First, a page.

The season is upon us. Cool air is starting to dissipate as warm fronts and sunshine brush past our cheeks. Trees and flowers are coming to bloom, varying in shades of verdant green speckled with assorted crimson buds. It’s time for the weekend warrior to return to nature.After hibernating in a man cave for the long winter months, filled with glory stories and whiskey drinks, we need some fresh air. What better way to celebrate our seasonal freedom, then hopping on two wheels and seeing where the road takes us? Setting the city behind you and following the twisting two-lane country highways, this is the American dream. No distractions – well ok, so maybe some distractions...damn smartphones and emoticon texting from those pesky 4-wheeled sardine cans.
"On a cycle the frame is gone. You're completely in contact with it all. You're in the scene, not just watching it anymore, and the sense of presence is overwhelming.” - Robert M. Pirsig, an excerpt from Zen and the Art of Motorcycle Maintenance.
Just be forewarned, the romanticism of motorcycle camping can turn downright depressing if not prepared. Let this serve as a beginners guide to relish in the freedom that comes with a successful motorcycle camping trip, while still keeping some creature comforts of home.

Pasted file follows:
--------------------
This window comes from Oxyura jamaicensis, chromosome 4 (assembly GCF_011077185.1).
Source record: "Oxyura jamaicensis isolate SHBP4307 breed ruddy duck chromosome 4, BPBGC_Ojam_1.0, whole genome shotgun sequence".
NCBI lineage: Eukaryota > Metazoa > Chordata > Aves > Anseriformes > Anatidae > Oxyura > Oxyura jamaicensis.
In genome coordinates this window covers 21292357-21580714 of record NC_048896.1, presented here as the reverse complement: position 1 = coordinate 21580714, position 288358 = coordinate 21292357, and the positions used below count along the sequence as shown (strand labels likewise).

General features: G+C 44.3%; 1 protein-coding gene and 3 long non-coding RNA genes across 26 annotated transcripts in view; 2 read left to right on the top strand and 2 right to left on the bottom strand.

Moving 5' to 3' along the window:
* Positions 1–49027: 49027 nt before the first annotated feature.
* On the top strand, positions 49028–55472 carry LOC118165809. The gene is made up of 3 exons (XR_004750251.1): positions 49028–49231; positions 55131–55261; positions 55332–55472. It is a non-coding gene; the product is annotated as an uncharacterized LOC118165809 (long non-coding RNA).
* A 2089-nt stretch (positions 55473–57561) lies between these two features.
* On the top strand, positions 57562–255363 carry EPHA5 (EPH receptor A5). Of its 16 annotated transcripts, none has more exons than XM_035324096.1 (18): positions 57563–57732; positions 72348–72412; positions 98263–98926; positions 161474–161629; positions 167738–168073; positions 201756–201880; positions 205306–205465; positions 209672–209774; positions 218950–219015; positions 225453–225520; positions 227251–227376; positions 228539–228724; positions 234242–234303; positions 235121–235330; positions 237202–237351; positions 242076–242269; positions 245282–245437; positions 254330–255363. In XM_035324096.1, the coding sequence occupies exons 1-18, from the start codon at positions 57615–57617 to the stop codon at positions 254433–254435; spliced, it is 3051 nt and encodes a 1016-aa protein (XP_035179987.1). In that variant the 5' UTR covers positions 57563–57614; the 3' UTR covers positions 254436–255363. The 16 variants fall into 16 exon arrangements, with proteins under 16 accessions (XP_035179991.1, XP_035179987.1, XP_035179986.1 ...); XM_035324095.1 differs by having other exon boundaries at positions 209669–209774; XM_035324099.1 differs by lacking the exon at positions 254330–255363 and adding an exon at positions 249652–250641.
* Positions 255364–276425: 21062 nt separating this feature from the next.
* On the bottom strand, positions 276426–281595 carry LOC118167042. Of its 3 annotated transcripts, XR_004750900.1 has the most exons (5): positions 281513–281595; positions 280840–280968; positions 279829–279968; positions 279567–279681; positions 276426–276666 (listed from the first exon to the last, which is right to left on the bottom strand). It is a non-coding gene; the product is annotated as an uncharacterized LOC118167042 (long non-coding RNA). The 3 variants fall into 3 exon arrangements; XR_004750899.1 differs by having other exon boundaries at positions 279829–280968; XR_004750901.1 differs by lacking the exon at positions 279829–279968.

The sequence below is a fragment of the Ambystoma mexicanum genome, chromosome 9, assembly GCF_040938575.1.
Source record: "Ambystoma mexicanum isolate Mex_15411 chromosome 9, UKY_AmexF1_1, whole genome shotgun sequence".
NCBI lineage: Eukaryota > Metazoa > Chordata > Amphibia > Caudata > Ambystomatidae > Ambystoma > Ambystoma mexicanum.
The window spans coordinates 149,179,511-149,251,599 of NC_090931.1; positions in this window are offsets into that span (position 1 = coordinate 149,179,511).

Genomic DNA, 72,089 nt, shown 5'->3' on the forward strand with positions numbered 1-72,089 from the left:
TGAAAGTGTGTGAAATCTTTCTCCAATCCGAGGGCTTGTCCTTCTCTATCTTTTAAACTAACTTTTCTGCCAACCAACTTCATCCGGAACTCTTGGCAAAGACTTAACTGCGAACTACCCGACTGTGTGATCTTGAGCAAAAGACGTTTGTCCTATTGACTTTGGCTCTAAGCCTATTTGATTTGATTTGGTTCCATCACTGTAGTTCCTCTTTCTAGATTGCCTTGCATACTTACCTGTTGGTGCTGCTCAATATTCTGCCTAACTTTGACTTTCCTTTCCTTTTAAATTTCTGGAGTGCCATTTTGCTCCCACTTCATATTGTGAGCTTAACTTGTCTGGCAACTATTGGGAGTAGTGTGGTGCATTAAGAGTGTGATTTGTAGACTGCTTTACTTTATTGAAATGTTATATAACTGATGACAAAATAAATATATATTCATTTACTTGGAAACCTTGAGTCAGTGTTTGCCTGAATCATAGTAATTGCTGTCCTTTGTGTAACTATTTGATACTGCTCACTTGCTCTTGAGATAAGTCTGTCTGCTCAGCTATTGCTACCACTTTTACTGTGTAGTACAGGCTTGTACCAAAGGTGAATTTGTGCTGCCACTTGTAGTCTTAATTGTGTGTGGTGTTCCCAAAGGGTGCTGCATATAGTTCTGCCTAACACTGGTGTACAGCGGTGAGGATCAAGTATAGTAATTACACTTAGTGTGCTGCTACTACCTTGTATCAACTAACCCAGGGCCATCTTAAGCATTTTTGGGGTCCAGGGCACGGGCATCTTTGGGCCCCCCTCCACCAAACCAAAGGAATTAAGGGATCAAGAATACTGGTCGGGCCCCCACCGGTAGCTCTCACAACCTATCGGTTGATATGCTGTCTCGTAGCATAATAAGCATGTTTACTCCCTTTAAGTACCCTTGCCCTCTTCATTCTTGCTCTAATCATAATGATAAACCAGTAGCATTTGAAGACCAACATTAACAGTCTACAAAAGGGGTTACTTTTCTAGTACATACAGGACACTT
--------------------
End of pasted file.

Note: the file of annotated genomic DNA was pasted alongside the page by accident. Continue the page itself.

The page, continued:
The ‘Right’ Motorcycle
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Spoiler Alert: This is not it...[/caption]If you ask any gear-head what style of motorcycle is best suited for long hauls, a wide range of responses is to be expected. Yet when it comes to motorcycle camping, most will agree that the dual sport style is the best transport on two wheels for outdoor adventures; comfortable seating, a workable windscreen, suspension capable of going off road, and plenty of saddlebag support. After venturing thousands of miles on my ’11 Triumph Bonneville T100, I can assure you that street bikes are definitely not the right choice. The once liberating wind turns into a chesty battle of stamina if you go without a windscreen. Constant engagement of the bellicose gusts can exhaust even the most iron-sided of riders.
So, what’s the best dual sport motorcycle you ask? I am Triumph through and through. Hence my choice - the Triumph Tiger Explorer. She’s buttery smooth and takes corners with ballerina-like grace, not to mention ABS and multiple rider suspension settings. Regardless of what manufacturer you go with, make sure there’s some form of cruise control – be it electronic or manual modification on the throttle. Nothing is worse than tingling fingers when trying to set up a tent, or chop kindling for the fire.
The ‘Right’ Riding Gear